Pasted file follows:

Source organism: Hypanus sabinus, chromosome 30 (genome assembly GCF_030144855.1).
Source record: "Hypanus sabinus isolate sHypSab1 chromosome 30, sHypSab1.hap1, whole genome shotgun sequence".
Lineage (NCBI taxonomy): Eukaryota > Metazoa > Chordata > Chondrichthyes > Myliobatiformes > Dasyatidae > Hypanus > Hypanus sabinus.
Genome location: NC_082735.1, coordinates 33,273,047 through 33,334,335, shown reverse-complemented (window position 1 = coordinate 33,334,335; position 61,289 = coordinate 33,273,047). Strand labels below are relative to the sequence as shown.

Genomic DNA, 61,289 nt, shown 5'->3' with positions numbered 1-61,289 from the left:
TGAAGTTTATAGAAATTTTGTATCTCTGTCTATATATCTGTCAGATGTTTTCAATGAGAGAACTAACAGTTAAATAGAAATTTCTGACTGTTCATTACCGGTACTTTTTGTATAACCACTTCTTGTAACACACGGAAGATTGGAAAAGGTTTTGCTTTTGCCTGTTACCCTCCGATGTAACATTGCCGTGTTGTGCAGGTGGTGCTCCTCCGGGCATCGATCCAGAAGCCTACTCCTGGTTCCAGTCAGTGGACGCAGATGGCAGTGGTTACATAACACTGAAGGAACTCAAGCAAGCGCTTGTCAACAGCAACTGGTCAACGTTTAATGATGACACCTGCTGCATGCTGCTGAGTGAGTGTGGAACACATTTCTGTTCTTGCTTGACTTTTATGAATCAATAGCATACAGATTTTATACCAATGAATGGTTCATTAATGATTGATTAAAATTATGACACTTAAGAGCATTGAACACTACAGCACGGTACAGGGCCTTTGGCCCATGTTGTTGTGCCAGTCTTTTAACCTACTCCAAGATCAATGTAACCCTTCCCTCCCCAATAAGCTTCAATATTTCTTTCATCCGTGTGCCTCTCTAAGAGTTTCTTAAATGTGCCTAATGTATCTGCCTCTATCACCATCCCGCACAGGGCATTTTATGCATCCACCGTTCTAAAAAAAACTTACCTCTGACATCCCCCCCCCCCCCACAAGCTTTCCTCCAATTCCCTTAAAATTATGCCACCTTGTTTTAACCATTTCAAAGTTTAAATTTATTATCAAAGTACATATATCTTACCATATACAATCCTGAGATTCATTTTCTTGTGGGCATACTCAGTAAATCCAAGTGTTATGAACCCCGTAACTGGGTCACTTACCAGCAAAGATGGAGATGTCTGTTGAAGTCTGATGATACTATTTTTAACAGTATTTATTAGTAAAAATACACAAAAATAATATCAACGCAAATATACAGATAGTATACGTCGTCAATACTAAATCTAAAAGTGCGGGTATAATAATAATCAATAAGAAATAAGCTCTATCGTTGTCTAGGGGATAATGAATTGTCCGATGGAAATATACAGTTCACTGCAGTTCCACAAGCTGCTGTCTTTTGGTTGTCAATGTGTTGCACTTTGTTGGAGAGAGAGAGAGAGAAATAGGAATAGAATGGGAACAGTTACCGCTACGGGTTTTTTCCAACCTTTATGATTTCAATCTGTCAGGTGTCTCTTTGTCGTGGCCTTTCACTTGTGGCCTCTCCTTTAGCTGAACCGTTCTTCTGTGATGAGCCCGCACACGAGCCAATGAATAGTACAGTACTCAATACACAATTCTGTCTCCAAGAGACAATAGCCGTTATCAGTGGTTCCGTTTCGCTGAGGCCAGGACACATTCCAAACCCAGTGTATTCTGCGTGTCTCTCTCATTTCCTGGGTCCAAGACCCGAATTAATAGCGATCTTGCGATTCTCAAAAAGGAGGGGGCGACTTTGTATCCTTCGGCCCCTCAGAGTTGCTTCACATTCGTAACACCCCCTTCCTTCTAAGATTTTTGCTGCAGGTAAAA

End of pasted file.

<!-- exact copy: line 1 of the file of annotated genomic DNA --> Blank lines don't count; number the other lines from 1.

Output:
Source organism: Hypanus sabinus, chromosome 30 (genome assembly GCF_030144855.1).